Israel’s premeditated massacre

April 9, 2018

When Israeli forces opened fire on the Great Return March on March 30, they knew they were committing a massacre. When the bullets stopped flying, at least 17 Palestinians were dead, and more than 1,000 were wounded. But as the international outcry over the incident grew, Israeli Defense Minister Avigdor Lieberman declared "all our soldiers deserve a medal."

One week later, on April 6, Israeli snipers shot and killed Yaser Murtaja, a 30-year-old Palestinian journalist covering the protests--he ws one of 11 Palesinians killed by Israeli forces that same day. Murtaja was wearing a vest and helmet clearly marked with the word "press." Five other journalists were also injured April 6. Human rights groups are condemning Israel for its policy of targeting Palestinian media personnel.

In a statement published on April 4, Jews for Palestinian Right of Return condemn the massacre and call for an end to the U.S. government's policy of arming Israeli apartheid.

"Injustice anywhere is a threat to justice everywhere."
--Dr. Martin Luther King Jr., "Letter from a Birmingham Jail," April 16, 1963

ON APRIL 4, 1967, Dr. Martin Luther King Jr. courageously condemned the Vietnam War, declaring, "For the sake of the hundreds of thousands trembling under our violence, I cannot be silent."

On this, the 50th anniversary of Dr. King's assassination, we follow his example by condemning Israel's premeditated massacre of unarmed Palestinians in Gaza on March 30, 2018, which left at least 17 dead and 1,400 wounded--some of them shot in the back by snipers while fleeing.

They were among 30,000 participants in the Great Return March, demanding their right, enshrined in UN Resolution 194, to return to homes from which they were expelled during the 1948 Nakba (Catastrophe) that created the Israeli settler-colonial state.

"I will not whitewash colonial violence by describing it with benign terminology," says Palestinian-American scholar Steven Salaita about the massacre. "It is cruel, depraved, gratuitous, racist and genocidal."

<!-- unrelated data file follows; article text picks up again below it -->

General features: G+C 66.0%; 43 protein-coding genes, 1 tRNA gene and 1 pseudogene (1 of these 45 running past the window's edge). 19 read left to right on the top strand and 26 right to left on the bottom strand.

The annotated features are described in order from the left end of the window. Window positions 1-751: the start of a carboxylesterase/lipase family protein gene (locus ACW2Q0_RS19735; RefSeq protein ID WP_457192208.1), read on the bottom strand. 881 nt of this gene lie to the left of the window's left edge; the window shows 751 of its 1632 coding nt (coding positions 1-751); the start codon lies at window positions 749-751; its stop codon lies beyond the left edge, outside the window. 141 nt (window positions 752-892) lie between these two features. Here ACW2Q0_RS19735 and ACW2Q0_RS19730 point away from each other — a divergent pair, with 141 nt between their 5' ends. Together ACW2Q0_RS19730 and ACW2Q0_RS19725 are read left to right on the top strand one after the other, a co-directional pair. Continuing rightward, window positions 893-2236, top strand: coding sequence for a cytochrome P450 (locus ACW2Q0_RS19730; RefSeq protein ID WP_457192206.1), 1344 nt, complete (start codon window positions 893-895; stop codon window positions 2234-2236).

Tear gas canisters rain down on Palestinian protesters during Land Day demonstrations
Tear gas canisters rain down on Palestinian protesters during Land Day demonstrations (Yasser Fathi Qudih)

The massacre took place on Land Day, which commemorates Israel's 1976 killing of six Palestinians during mass protests against land theft, and is part of Israel's crippling 12-year siege on Gaza, including the military assault in 2014 that murdered 2,200 Palestinians, including 500 children.

By weaponizing Israel to the tune of $3.8 billion a year, the U.S. government--with virtually unanimous bipartisan support--shares full responsibility for all these crimes.

Evoking memories of racist violence at Sharpesville, South Africa, in 1960 and Selma, Alabama, in 1965, this latest massacre exposes the innate inhumanity of the entire Zionist project, while only strengthening refugees' resolve.

"Being a Palestinian and standing up for our rights has meant sacrifice since our first displacement in 1948," explains Rana Shubair. "My family and I will not back down."

More than ever, in solidarity with this popular resistance, we call on all people of conscience to support the full boycott, divestment and sanctions (BDS) platform, which demands an end to Israeli occupation and apartheid, full equality for Palestinians, and--what BDS co-founder Omar Barghouti describes as "absolutely the most significant right in the BDS call"--refugees' right to return to their homes and lands.

From the river to the sea, Palestine will be free!

First published at

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